Encryption on the web has a history of being notoriously expensive, and difficult to implement. Not long ago, you could expect to pay upwards of $1,000 per year to register your website’s SSL certificate with the root server Verisign directly. A shorter time ago, a few re-sellers such as Godaddy came into play. As of the date of this article, one year for Godaddy’s SSL service will cost $69.99 for one website.
While I would have loved to have had a “valid” certificate, for some of my purposes, a snake oil certificate, or self-signed certificate, was secure enough. Since self-signed certificates aren’t validated by a Certificate Authority (CA), modern browsers will try to prevent users from navigating to websites that use them (or any other non-validated certificate).
Now, since I created the certificates on my own server — I hope I can trust myself, I can ignore those messages in that case just fine. This was useful for securing dev websites and code repository connections. Anything public facing, this wouldn’t really be acceptable.
I tried an application called NetDrive a few years earlier with some success in 2010, then a few years later I came across OwnCloud. This package was a decent competitor to Dropbox itself, so I decided to give it a shot. With anything involving logging in and transferring files, it’s a good idea to use HTTPS, so I initially started with my usual self-signed certificate.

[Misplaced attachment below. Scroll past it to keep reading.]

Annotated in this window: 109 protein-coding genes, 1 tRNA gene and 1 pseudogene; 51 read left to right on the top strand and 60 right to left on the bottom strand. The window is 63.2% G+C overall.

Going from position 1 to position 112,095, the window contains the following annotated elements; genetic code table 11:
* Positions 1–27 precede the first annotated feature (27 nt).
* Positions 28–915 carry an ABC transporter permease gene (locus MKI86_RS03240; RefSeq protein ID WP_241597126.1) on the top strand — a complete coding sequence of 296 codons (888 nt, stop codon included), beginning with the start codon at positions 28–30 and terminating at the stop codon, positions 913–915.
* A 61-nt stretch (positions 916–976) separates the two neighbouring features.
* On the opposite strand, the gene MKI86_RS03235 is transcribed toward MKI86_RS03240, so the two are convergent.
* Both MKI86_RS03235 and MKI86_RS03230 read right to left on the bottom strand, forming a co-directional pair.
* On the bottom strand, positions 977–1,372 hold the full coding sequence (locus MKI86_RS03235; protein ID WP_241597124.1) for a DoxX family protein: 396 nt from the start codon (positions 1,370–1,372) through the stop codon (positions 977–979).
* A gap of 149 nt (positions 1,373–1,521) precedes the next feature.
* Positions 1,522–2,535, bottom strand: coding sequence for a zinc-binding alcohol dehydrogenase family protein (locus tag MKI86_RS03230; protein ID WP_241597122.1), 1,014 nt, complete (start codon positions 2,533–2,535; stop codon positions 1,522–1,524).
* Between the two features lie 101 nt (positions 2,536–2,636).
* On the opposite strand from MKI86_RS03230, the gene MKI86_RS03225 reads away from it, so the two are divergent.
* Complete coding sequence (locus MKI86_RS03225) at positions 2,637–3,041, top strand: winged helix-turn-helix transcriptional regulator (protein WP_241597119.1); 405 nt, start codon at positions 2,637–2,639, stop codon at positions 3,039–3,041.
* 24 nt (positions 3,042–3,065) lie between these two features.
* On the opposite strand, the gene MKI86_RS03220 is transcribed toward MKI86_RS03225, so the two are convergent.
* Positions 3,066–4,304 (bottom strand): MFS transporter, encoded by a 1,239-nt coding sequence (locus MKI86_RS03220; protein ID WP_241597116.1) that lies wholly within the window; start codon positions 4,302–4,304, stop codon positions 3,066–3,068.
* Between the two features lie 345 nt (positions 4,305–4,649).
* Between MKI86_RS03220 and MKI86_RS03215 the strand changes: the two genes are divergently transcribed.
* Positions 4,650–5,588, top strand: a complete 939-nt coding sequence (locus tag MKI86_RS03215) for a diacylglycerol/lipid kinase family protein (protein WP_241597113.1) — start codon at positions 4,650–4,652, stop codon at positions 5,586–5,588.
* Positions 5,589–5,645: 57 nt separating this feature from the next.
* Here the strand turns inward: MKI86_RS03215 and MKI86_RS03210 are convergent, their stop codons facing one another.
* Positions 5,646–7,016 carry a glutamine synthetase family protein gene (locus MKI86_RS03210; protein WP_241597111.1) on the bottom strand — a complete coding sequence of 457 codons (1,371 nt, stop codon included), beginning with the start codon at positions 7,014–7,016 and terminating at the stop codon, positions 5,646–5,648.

This gave me a few choices:
- Chance not using encryption
- Use SFTP to handle the file transfers
- Search out cheap certificate authorities.
This search eventually led me to StartCom StartSSL, who offered free SSL certificates, it seemed almost too good to be true! Sure enough I signed up, validated the domains that I wanted to set up HTTPS, and I was on my way. There weren’t many extra steps to this process verses using a self-signed certificate, it’s mostly just the fact that a third party validates your self-signed certificate. So after getting everything in the correct directories, and updating my Apache config files, I was online.
Fast forward a couple of years, and there is a new player in town, Let’s Encrypt. These guys caught my attention a few months ago on the tech news article circuit, and a CommitStrip comic. It requires you download a script onto your web server, run it, tell it which domains you want to set up HTTPS for… and you’re done. I didn’t believe it at all until I tried it for myself. An odd catch, the certificates it generates are good for 3 months, instead of 12 months. It comes with the option to have it run nightly to renew them, so it’s mostly a moot point. I haven’t gotten to the point where any have expired yet, so I may have to add a followup.
Browser encryption has come a long way has come a long way, and it’s almost at the point where it’s just as easy to have HTTPS as it is to have standard HTTP.
I’ve written some very basic URL rewriting scripts in the past. With only a few URL parameters this is pretty simple to accomplish with a few lines of code.
For example, I had written a basic CMS where URLs followed a specific pattern using .htaccess scripting. The rewrite engine would be able to convert this into something Apache can read.
- The URL bar would read as follows:
- The web server would read this as:
This is fine enough for basic URL patterns, but what happens when the URL tree is a little more complicated? Starting in Joomla! version 1.5, they included a build in router that can be created on a component level.